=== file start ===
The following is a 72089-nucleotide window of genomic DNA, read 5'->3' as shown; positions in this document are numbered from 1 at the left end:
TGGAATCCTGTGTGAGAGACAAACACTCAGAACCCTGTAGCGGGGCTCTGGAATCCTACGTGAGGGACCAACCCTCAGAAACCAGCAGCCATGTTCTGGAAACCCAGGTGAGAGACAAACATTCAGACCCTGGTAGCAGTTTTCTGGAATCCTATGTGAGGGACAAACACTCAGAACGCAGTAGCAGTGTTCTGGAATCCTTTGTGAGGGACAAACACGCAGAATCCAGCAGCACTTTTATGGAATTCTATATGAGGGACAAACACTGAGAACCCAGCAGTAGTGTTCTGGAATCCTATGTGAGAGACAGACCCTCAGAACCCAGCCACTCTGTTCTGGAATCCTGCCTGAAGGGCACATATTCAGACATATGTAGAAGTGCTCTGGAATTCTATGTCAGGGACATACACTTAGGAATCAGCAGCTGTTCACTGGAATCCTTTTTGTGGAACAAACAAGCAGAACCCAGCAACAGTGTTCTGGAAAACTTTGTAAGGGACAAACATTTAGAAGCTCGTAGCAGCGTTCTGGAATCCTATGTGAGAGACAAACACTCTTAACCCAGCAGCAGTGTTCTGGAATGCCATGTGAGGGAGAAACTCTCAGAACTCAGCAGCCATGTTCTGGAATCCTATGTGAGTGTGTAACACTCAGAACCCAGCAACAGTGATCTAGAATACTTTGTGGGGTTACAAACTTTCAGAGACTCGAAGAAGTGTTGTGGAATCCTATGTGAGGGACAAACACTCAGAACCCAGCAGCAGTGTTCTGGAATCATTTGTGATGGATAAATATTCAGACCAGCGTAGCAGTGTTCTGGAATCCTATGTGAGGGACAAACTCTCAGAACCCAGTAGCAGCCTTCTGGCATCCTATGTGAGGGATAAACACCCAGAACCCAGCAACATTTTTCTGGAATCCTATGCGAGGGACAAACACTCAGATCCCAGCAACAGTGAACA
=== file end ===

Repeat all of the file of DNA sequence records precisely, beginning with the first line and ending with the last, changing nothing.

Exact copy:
The following is a 72089-nucleotide window of genomic DNA, read 5'->3' as shown; positions in this document are numbered from 1 at the left end:
TGGAATCCTGTGTGAGAGACAAACACTCAGAACCCTGTAGCGGGGCTCTGGAATCCTACGTGAGGGACCAACCCTCAGAAACCAGCAGCCATGTTCTGGAAACCCAGGTGAGAGACAAACATTCAGACCCTGGTAGCAGTTTTCTGGAATCCTATGTGAGGGACAAACACTCAGAACGCAGTAGCAGTGTTCTGGAATCCTTTGTGAGGGACAAACACGCAGAATCCAGCAGCACTTTTATGGAATTCTATATGAGGGACAAACACTGAGAACCCAGCAGTAGTGTTCTGGAATCCTATGTGAGAGACAGACCCTCAGAACCCAGCCACTCTGTTCTGGAATCCTGCCTGAAGGGCACATATTCAGACATATGTAGAAGTGCTCTGGAATTCTATGTCAGGGACATACACTTAGGAATCAGCAGCTGTTCACTGGAATCCTTTTTGTGGAACAAACAAGCAGAACCCAGCAACAGTGTTCTGGAAAACTTTGTAAGGGACAAACATTTAGAAGCTCGTAGCAGCGTTCTGGAATCCTATGTGAGAGACAAACACTCTTAACCCAGCAGCAGTGTTCTGGAATGCCATGTGAGGGAGAAACTCTCAGAACTCAGCAGCCATGTTCTGGAATCCTATGTGAGTGTGTAACACTCAGAACCCAGCAACAGTGATCTAGAATACTTTGTGGGGTTACAAACTTTCAGAGACTCGAAGAAGTGTTGTGGAATCCTATGTGAGGGACAAACACTCAGAACCCAGCAGCAGTGTTCTGGAATCATTTGTGATGGATAAATATTCAGACCAGCGTAGCAGTGTTCTGGAATCCTATGTGAGGGACAAACTCTCAGAACCCAGTAGCAGCCTTCTGGCATCCTATGTGAGGGATAAACACCCAGAACCCAGCAACATTTTTCTGGAATCCTATGCGAGGGACAAACACTCAGATCCCAGCAACAGTGAACA